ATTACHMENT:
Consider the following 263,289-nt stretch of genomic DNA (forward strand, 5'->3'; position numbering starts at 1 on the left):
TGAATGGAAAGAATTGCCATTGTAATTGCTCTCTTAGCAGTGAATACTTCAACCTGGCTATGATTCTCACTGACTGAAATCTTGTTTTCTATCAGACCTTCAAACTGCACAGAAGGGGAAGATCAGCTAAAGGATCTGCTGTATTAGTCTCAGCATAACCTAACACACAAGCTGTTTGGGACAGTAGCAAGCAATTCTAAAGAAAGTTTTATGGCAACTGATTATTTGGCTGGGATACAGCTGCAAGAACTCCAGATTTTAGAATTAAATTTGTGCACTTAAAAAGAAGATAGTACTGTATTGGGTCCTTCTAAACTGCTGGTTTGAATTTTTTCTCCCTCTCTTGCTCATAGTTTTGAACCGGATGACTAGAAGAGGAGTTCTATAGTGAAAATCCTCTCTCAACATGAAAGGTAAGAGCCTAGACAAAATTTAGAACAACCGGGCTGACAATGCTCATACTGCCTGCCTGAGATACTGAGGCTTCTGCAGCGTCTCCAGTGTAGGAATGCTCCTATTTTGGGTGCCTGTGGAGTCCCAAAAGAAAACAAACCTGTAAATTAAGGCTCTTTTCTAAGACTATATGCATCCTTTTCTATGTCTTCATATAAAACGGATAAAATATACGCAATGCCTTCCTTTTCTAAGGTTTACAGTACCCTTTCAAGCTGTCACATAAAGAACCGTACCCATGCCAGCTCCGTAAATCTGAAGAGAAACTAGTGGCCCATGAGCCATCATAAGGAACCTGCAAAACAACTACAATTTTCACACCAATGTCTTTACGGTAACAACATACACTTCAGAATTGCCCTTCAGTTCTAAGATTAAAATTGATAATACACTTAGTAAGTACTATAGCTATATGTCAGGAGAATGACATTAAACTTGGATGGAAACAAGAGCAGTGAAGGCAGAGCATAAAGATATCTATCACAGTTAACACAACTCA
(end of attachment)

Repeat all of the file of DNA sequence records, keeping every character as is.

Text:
Consider the following 263,289-nt stretch of genomic DNA (forward strand, 5'->3'; position numbering starts at 1 on the left):
TGAATGGAAAGAATTGCCATTGTAATTGCTCTCTTAGCAGTGAATACTTCAACCTGGCTATGATTCTCACTGACTGAAATCTTGTTTTCTATCAGACCTTCAAACTGCACAGAAGGGGAAGATCAGCTAAAGGATCTGCTGTATTAGTCTCAGCATAACCTAACACACAAGCTGTTTGGGACAGTAGCAAGCAATTCTAAAGAAAGTTTTATGGCAACTGATTATTTGGCTGGGATACAGCTGCAAGAACTCCAGATTTTAGAATTAAATTTGTGCACTTAAAAAGAAGATAGTACTGTATTGGGTCCTTCTAAACTGCTGGTTTGAATTTTTTCTCCCTCTCTTGCTCATAGTTTTGAACCGGATGACTAGAAGAGGAGTTCTATAGTGAAAATCCTCTCTCAACATGAAAGGTAAGAGCCTAGACAAAATTTAGAACAACCGGGCTGACAATGCTCATACTGCCTGCCTGAGATACTGAGGCTTCTGCAGCGTCTCCAGTGTAGGAATGCTCCTATTTTGGGTGCCTGTGGAGTCCCAAAAGAAAACAAACCTGTAAATTAAGGCTCTTTTCTAAGACTATATGCATCCTTTTCTATGTCTTCATATAAAACGGATAAAATATACGCAATGCCTTCCTTTTCTAAGGTTTACAGTACCCTTTCAAGCTGTCACATAAAGAACCGTACCCATGCCAGCTCCGTAAATCTGAAGAGAAACTAGTGGCCCATGAGCCATCATAAGGAACCTGCAAAACAACTACAATTTTCACACCAATGTCTTTACGGTAACAACATACACTTCAGAATTGCCCTTCAGTTCTAAGATTAAAATTGATAATACACTTAGTAAGTACTATAGCTATATGTCAGGAGAATGACATTAAACTTGGATGGAAACAAGAGCAGTGAAGGCAGAGCATAAAGATATCTATCACAGTTAACACAACTCA